In a statement, the airline told passengers that “its operations continue to be affected by numerous challenges throughout its network” and that despite the re-fleeting exercise LIAT continues to operate its scheduled passenger and cargo service and carry out scheduled and unscheduled maintenance on its entire fleet of aircraft including the Dash 8 and new ATR 72.
“LIAT is also responding to traditionally high demand during the summer peak. This combination of factors has resulted in significant challenges for the company exacerbated by the grounding of one of the company’s new ATR aircraft in Barbados Sunday as a result of a technical issue.”
The airline said the French-made aircraft “is likely to remain out of service for the remainder of this week as the matter is being addressed.
“The technical issue concerns a higher than normal oil consumption. The safety of our passengers and crew is of paramount importance and as such the Aircraft will only be returned to service after the issue is resolved.”
LIAT said that recent staff issues in Dominica and Barbados have further exacerbated the challenges and “while the company is doing everything to minimise the effects on its customers, they are being advised that for the coming days further disruptions to the schedule are likely to take place.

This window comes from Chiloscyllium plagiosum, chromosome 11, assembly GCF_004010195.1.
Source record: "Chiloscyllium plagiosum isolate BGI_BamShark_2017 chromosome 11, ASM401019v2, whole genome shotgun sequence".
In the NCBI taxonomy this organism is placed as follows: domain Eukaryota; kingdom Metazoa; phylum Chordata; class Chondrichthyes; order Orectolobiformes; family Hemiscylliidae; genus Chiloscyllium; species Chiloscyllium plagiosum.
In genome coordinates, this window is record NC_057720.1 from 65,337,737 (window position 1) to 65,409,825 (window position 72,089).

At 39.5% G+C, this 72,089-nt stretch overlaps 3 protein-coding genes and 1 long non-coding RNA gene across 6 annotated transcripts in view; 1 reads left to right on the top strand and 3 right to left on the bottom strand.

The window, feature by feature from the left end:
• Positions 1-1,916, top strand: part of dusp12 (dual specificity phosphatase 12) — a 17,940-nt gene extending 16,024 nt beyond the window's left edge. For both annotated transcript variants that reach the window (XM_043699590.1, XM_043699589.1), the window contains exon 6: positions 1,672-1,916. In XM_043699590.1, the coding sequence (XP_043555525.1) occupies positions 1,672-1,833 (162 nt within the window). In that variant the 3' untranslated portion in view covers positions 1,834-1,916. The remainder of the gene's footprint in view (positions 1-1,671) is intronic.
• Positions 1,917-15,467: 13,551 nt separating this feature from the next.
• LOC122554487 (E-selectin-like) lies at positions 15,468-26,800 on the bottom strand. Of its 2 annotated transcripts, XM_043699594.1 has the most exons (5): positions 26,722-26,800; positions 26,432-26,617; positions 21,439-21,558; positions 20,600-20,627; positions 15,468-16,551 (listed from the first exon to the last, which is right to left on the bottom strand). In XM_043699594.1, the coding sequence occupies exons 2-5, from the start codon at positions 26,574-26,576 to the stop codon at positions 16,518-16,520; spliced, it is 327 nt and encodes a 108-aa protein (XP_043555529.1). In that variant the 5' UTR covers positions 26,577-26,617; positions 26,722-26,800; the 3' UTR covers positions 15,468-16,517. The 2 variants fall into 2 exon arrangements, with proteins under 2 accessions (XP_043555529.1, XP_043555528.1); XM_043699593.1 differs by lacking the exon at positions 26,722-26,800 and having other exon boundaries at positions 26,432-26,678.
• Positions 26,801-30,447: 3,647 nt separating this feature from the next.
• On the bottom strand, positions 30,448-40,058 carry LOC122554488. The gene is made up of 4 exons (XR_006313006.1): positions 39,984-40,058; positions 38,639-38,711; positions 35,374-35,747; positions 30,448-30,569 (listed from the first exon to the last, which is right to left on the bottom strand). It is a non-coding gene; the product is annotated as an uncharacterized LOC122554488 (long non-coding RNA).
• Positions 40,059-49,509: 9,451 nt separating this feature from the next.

“LIAT will continue to make every effort to mitigate the disruptions. We will also continue to issue timely, informative and up-to-date Passenger Communication Advisories at all stations” through its social media sites and directly to customers.
“The company regrets and would like to sincerely apologise for the inconvenience to its customers as a result of the current challenges. We are doing all we can and we will provide open and honest communication to you while we seek to normalize the situation for our valued customers by providing the care and support that you deserve.”
Earlier on Monday, prominent Dominican businessman Gregor Nassief said LIAT is contributing to the damage of fragile economies in the Caribbean through its poor service, especially over the past few weeks.
In an open letter to the board of directors of the cash-strapped airline, Gregor Nassief, a hotelier and president of Tecsys Latin America, wrote of eight weeks of customer service “which continues to this day due to lack of foresight and planning on the part of LIAT’s executives, and second because of LIAT’s disastrous public relations which has revealed the depth of your executives’ indifference to your customers”.
Over the last weekend, LIAT’s chief executive officer Ian Brunton said the travelling public would continue to face problems even as the airline improves upon its bumpy summer schedule.
But Brunton dismissed criticisms that the problems are associated with the airline’s decision to undertake its re-fleeting exercise.
Brunton told the Caribbean Media Corporation (CMC) that while the situation regarding the problems being experienced by passengers it is not ideal, LIAT had little choice.